4. This sounds like a fascinating book! I grew up with Little House, but was not a huge fan... my college roomies watched the show and read the books religiously! I have always believed that literature has far reaching impact on culture, etc. and would be tempted to pick this book up to read Fellman's exploration of the point.

  5. Like you I devoured these books, most especially Little House in the Big Woods, which was given me by my Wisconsin-born grandmother. Some of my friends rolled their eyes at this series as being SO unsophisticated, but not me. You see, even though I lived in a suburb of sunny Los Angeles, for two summers I experienced a taste of Laura's world.

    My grandmother's family has a log cabin summer home in the woods of Wisconsin -- it's well over 100 years old now; the original structure is falling apart! Apparently my great grandfather (an attorney and businessman in turn-of-the-century Superior) delighted in having a rustic getaway for his family. And what a place for kids: fishing in the creek with homemade poles, water from a pump, the outhouse, ferocious thunderstorms, the deep woods, an honest-to-goodness creek out back, the wood pile and towering trees to climb -- and my grandmother's and great aunts' stories of what life was like before The War to End All Wars. Those summer visits brought such richness into my suburban world!

    The people in the Little House books reminded me of older members of my family -- not perfect, but patient and decent and so kind. And civilized! I shake my head and smile at the familiar likenesses. Ma, ironing Mary's and Laura's pinafores in the prairie camp -- and being so pleased! -- could well have been my grandmother. These are the Hiles, from whom I have taken my pen name.

    Thanks so much for posting this review, Jane.

  6. This book sounds fascinating, and I need to get a copy of my own, I think. I devoured the Little House books, and I think I unconsciously learned some political lessons from them too. I've since unlearned them, but I do think they had a profound effect on the way I think. Fascinating!

  7. I'm so glad you got over your hesitation and wrote about this. Years ago, I read biographies of both Laura Ingalls Wilder and Rose Wilder Lane that touched on the writing of the books but neither went into depth and got between the lines.

    And like you, I read these books a million times, but I don't think I fully took in the political message in them. I was way too focused on what they were eating and what they were wearing and so on to think at all about what the government was doing.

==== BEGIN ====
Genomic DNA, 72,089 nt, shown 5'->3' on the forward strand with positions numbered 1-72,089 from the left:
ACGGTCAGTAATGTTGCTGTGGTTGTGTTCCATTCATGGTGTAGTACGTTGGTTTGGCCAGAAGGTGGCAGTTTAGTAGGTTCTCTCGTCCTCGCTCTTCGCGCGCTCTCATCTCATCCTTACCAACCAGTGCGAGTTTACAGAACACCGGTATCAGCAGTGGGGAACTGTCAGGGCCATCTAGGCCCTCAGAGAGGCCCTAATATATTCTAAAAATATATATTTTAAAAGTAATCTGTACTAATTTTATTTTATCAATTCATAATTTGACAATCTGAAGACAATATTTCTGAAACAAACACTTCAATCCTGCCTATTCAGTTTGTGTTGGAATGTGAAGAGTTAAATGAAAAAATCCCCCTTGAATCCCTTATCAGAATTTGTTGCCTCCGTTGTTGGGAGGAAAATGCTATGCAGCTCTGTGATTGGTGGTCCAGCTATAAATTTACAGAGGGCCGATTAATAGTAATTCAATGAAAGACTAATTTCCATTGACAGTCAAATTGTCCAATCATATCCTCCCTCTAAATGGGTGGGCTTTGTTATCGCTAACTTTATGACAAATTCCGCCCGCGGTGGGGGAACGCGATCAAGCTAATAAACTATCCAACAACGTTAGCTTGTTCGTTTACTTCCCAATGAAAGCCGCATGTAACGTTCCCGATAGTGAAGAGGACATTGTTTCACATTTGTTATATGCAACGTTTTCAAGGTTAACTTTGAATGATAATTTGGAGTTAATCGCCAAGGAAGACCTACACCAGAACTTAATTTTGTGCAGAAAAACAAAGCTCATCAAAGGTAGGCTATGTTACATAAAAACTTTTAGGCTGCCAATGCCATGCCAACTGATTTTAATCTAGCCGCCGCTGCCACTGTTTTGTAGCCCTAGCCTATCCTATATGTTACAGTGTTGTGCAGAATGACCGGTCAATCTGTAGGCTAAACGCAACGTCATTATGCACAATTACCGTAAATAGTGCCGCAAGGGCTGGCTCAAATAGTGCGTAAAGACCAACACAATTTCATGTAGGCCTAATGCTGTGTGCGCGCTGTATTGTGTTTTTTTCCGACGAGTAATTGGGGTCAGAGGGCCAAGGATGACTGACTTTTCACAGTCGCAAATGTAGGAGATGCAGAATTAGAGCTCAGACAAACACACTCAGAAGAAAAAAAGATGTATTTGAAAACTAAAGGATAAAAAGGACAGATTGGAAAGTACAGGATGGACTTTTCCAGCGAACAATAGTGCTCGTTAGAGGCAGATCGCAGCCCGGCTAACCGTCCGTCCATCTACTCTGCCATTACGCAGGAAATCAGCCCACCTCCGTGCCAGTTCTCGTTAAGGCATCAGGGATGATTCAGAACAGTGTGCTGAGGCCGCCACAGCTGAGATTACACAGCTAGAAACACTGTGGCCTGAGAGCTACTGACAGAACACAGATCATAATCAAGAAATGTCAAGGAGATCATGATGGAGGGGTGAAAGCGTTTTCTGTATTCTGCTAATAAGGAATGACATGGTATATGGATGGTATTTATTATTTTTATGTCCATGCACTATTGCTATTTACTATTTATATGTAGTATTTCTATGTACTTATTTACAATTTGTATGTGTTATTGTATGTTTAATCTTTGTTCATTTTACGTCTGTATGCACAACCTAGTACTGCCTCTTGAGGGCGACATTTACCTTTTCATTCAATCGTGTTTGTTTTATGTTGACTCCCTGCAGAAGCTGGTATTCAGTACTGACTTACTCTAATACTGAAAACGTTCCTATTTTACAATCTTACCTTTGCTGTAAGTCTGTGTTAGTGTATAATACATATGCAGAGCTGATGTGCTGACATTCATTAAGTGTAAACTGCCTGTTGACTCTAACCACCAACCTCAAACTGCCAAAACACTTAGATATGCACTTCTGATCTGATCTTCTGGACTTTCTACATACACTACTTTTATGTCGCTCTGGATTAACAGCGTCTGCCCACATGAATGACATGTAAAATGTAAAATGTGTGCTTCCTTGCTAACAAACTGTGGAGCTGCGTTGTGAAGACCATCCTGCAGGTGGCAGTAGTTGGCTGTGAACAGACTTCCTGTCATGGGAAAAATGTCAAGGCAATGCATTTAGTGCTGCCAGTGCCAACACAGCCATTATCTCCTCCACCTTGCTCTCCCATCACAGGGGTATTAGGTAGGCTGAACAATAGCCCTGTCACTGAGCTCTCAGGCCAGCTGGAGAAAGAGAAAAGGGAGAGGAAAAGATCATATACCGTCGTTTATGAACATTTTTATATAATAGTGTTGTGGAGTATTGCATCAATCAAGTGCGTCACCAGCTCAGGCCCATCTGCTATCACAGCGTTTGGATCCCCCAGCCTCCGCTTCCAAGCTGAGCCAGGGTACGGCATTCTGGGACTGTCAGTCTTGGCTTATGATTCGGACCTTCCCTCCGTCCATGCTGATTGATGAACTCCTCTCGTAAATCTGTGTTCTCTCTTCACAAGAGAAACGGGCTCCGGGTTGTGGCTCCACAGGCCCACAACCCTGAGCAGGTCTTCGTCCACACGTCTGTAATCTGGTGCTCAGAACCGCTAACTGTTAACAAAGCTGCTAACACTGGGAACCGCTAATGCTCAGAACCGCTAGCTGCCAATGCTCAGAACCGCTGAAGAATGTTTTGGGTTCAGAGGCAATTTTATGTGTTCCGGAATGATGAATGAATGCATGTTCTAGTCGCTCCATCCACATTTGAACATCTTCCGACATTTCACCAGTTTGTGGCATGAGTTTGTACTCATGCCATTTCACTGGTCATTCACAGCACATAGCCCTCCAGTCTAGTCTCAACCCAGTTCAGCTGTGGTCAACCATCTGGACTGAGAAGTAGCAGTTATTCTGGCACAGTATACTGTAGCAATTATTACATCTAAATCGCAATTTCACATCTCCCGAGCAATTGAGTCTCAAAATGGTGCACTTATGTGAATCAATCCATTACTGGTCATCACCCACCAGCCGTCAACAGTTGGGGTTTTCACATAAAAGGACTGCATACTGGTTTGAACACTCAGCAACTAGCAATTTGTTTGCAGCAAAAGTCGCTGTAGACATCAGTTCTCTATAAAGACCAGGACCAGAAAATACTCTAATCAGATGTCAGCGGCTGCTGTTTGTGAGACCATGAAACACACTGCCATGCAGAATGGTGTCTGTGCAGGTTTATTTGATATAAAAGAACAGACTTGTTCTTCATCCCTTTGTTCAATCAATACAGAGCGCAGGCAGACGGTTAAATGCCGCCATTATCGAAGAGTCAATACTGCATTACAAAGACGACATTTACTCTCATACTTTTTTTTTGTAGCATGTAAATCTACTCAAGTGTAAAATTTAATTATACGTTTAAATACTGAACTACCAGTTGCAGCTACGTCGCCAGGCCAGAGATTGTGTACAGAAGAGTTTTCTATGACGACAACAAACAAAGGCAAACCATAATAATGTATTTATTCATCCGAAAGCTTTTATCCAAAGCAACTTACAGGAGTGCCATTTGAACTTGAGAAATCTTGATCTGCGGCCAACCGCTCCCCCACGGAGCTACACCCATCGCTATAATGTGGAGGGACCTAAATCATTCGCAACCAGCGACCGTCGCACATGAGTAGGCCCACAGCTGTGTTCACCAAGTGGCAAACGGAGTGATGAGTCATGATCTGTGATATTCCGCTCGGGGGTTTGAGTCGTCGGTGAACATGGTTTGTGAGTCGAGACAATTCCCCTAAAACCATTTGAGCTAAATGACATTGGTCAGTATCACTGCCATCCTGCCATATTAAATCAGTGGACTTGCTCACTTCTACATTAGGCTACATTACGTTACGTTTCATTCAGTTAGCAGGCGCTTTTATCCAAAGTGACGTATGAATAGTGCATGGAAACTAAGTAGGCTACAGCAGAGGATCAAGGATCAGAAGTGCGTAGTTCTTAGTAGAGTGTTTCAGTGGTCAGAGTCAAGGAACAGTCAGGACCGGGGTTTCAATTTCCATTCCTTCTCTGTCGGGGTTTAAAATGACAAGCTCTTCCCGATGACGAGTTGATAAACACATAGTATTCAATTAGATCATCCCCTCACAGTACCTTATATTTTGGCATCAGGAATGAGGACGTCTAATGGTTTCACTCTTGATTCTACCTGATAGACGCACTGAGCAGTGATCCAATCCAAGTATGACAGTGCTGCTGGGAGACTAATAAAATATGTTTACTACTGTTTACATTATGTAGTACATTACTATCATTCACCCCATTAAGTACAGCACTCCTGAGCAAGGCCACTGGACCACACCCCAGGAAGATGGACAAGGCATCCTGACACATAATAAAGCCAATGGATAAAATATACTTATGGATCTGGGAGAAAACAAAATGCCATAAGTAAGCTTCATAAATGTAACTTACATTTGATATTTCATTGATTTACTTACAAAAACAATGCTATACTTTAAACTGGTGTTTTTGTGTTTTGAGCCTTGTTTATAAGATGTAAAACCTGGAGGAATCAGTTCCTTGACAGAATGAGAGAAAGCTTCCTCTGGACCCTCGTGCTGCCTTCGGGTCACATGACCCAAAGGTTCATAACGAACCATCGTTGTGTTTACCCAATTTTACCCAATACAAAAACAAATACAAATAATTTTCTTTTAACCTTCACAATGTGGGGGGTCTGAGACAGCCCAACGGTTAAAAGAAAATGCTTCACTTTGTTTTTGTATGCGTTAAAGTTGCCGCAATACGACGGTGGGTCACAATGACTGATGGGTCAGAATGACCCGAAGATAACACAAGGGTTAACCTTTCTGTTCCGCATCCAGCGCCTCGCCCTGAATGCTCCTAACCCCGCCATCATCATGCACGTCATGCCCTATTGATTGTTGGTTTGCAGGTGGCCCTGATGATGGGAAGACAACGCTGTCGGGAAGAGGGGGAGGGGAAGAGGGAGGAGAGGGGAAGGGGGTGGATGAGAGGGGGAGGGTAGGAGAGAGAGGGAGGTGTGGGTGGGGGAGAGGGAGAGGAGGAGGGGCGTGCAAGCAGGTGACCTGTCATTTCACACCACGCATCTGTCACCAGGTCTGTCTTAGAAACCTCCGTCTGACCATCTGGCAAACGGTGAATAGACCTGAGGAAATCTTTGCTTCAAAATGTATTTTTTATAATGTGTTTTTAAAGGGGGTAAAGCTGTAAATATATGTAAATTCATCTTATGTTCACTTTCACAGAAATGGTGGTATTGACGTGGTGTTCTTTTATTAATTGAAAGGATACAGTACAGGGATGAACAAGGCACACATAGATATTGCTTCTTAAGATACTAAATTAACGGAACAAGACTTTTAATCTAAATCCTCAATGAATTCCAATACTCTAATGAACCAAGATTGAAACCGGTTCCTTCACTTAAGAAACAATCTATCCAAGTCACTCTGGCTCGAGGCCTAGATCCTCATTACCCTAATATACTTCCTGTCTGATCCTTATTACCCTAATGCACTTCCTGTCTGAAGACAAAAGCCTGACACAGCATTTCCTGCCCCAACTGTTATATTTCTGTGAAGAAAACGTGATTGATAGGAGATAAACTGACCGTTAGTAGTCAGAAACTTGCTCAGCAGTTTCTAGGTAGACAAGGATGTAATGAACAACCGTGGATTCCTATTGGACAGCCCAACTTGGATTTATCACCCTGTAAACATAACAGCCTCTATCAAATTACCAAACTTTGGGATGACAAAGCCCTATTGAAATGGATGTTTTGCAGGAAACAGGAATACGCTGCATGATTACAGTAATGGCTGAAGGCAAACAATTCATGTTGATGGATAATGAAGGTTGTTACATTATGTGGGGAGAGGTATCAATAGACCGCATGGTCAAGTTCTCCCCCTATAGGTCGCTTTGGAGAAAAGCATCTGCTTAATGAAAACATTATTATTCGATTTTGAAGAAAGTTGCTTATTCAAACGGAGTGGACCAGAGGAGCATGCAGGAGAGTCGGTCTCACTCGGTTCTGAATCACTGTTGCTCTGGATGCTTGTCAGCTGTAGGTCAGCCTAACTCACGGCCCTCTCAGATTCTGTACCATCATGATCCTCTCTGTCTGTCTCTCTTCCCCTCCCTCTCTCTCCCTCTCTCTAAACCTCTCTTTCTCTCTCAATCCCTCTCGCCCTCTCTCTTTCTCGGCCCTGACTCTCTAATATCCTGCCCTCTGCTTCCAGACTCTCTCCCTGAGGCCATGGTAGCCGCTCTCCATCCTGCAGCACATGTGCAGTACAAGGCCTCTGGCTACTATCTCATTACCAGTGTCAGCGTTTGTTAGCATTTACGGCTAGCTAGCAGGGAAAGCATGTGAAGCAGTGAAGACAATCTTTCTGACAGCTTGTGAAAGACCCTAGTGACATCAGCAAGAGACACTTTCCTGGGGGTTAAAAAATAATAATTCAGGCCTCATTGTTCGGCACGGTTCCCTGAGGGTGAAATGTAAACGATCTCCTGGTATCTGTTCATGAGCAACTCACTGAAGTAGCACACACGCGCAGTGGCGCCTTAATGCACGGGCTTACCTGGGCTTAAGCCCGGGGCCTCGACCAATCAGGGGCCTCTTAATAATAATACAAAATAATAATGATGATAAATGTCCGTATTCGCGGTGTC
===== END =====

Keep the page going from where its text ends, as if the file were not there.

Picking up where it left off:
8. what a great post. Thanks for this. i'm so glad you wrote it.

    Little House was a huge hit in Australia. There are scenes from it that are still spoken of in my family and when I got a chance to see a re-run of the episode where Mary finally went blind I was so glad to see it again - it had stuck with me all since childhood.

    I came to the books later, trying to capture something of the childhood love of the TV show. I didn't even know there WERE books when I was a kid. I devoured them. I still appreciated them as quaint, lovely stories just like the tv show. I know almost nothing of the back story of Laura and her daughter - a smattering of stuff picked up from the web - but now I think I really want to take the love further and read this book.

    I think I may have been influenced when I was younger by the politics and the religious side of it, but not so much now. Now I'd be more interested in reading about the way of life - the survival techniques and the craft. Was there knitting in the books? I must go and find out!

  9. Jane, I'm forwarding your review to two of my friends, who also grew up on the Laura Ingalls Wilder books.
    Do childrens' books affect their politics as adults? I bet an awful lot of kids were put off the idea of communism by Madeleine L'Engle's A Wrinkle In Time

  10. Fascinating! I too have long been a Little House fan, though my politics do not mesh with this analysis of the books. Perhaps that is why I always liked Nellie, despite her horrid behavior? I always assumed it was because she had the pretty dresses on the TV show, but maybe I was unconsciously endorsing the less traditional, matriarchal structure of the Oleson family? There's a can of worms...

  11. I think my dislike of the TV show (primarily Laura's cuteness) resulted in my avoiding everything but the real books, yet this sounds very interesting. I am always afraid I would not have liked Rose at all.

  12. Don't tell me that my beloved Laura is responsible for the likes of Sarah Palin! Egads!

    You make me want to run out and buy the book (or see if my library has it) and read it for myself.

    I have the book of Laura's journalism, which gave me a view in to more of the real LIW. I still like fantasy Laura, anyway.

  13. I was never a fan of the TV series myself, CLM--but this book really puts Laura and Rose and the books into perspective.

    Meg - actually reading this book made me admire the fictional Laura all the more as she really is an incredible fictional heroine and the talent that it took to create her is profound.